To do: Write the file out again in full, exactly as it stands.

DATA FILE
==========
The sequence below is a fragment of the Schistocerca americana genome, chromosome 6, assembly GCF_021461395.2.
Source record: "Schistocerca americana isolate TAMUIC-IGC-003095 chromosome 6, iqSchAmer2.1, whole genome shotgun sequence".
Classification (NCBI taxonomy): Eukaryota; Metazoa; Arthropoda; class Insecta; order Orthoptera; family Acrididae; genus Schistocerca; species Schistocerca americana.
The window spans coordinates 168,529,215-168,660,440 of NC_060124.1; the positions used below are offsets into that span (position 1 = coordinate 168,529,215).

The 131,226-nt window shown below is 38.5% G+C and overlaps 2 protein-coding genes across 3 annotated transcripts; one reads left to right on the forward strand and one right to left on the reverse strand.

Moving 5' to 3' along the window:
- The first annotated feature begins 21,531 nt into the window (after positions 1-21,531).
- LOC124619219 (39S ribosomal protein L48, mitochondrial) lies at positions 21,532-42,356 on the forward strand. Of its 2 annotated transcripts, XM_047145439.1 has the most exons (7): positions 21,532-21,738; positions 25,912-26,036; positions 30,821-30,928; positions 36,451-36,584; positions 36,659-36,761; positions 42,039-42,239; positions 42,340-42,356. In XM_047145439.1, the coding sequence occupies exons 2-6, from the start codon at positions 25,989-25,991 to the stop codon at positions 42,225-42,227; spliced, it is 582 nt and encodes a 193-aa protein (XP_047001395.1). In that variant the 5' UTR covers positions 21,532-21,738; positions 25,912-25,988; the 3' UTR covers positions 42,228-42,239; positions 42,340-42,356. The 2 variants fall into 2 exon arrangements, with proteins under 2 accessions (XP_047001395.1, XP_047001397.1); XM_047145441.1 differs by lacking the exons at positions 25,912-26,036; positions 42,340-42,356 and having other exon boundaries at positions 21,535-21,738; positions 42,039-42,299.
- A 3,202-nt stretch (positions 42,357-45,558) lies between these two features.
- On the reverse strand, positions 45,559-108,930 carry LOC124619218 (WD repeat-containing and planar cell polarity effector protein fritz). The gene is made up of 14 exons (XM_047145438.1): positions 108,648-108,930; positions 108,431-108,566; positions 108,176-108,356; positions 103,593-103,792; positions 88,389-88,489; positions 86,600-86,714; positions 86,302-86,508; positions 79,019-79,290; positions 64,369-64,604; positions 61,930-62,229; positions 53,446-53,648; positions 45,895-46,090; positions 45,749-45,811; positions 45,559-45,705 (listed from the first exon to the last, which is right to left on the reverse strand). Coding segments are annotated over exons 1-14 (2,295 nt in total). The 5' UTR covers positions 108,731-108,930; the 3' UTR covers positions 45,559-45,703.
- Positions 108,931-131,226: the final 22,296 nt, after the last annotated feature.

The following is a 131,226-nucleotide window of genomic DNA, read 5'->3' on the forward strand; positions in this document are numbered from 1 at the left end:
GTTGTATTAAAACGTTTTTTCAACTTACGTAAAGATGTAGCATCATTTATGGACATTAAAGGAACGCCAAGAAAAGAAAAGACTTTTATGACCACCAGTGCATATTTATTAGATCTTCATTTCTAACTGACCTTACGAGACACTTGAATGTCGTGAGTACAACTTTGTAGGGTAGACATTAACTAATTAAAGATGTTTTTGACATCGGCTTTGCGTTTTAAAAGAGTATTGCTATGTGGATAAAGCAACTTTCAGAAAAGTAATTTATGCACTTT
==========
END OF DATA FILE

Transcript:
The sequence below is a fragment of the Schistocerca americana genome, chromosome 6, assembly GCF_021461395.2.
Source record: "Schistocerca americana isolate TAMUIC-IGC-003095 chromosome 6, iqSchAmer2.1, whole genome shotgun sequence".
Classification (NCBI taxonomy): Eukaryota; Metazoa; Arthropoda; class Insecta; order Orthoptera; family Acrididae; genus Schistocerca; species Schistocerca americana.
The window spans coordinates 168,529,215-168,660,440 of NC_060124.1; the positions used below are offsets into that span (position 1 = coordinate 168,529,215).

The 131,226-nt window shown below is 38.5% G+C and overlaps 2 protein-coding genes across 3 annotated transcripts; one reads left to right on the forward strand and one right to left on the reverse strand.

Moving 5' to 3' along the window:
- The first annotated feature begins 21,531 nt into the window (after positions 1-21,531).
- LOC124619219 (39S ribosomal protein L48, mitochondrial) lies at positions 21,532-42,356 on the forward strand. Of its 2 annotated transcripts, XM_047145439.1 has the most exons (7): positions 21,532-21,738; positions 25,912-26,036; positions 30,821-30,928; positions 36,451-36,584; positions 36,659-36,761; positions 42,039-42,239; positions 42,340-42,356. In XM_047145439.1, the coding sequence occupies exons 2-6, from the start codon at positions 25,989-25,991 to the stop codon at positions 42,225-42,227; spliced, it is 582 nt and encodes a 193-aa protein (XP_047001395.1). In that variant the 5' UTR covers positions 21,532-21,738; positions 25,912-25,988; the 3' UTR covers positions 42,228-42,239; positions 42,340-42,356. The 2 variants fall into 2 exon arrangements, with proteins under 2 accessions (XP_047001395.1, XP_047001397.1); XM_047145441.1 differs by lacking the exons at positions 25,912-26,036; positions 42,340-42,356 and having other exon boundaries at positions 21,535-21,738; positions 42,039-42,299.
- A 3,202-nt stretch (positions 42,357-45,558) lies between these two features.
- On the reverse strand, positions 45,559-108,930 carry LOC124619218 (WD repeat-containing and planar cell polarity effector protein fritz). The gene is made up of 14 exons (XM_047145438.1): positions 108,648-108,930; positions 108,431-108,566; positions 108,176-108,356; positions 103,593-103,792; positions 88,389-88,489; positions 86,600-86,714; positions 86,302-86,508; positions 79,019-79,290; positions 64,369-64,604; positions 61,930-62,229; positions 53,446-53,648; positions 45,895-46,090; positions 45,749-45,811; positions 45,559-45,705 (listed from the first exon to the last, which is right to left on the reverse strand). Coding segments are annotated over exons 1-14 (2,295 nt in total). The 5' UTR covers positions 108,731-108,930; the 3' UTR covers positions 45,559-45,703.
- Positions 108,931-131,226: the final 22,296 nt, after the last annotated feature.

The following is a 131,226-nucleotide window of genomic DNA, read 5'->3' on the forward strand; positions in this document are numbered from 1 at the left end:
GTTGTATTAAAACGTTTTTTCAACTTACGTAAAGATGTAGCATCATTTATGGACATTAAAGGAACGCCAAGAAAAGAAAAGACTTTTATGACCACCAGTGCATATTTATTAGATCTTCATTTCTAACTGACCTTACGAGACACTTGAATGTCGTGAGTACAACTTTGTAGGGTAGACATTAACTAATTAAAGATGTTTTTGACATCGGCTTTGCGTTTTAAAAGAGTATTGCTATGTGGATAAAGCAACTTTCAGAAAAGTAATTTATGCACTTT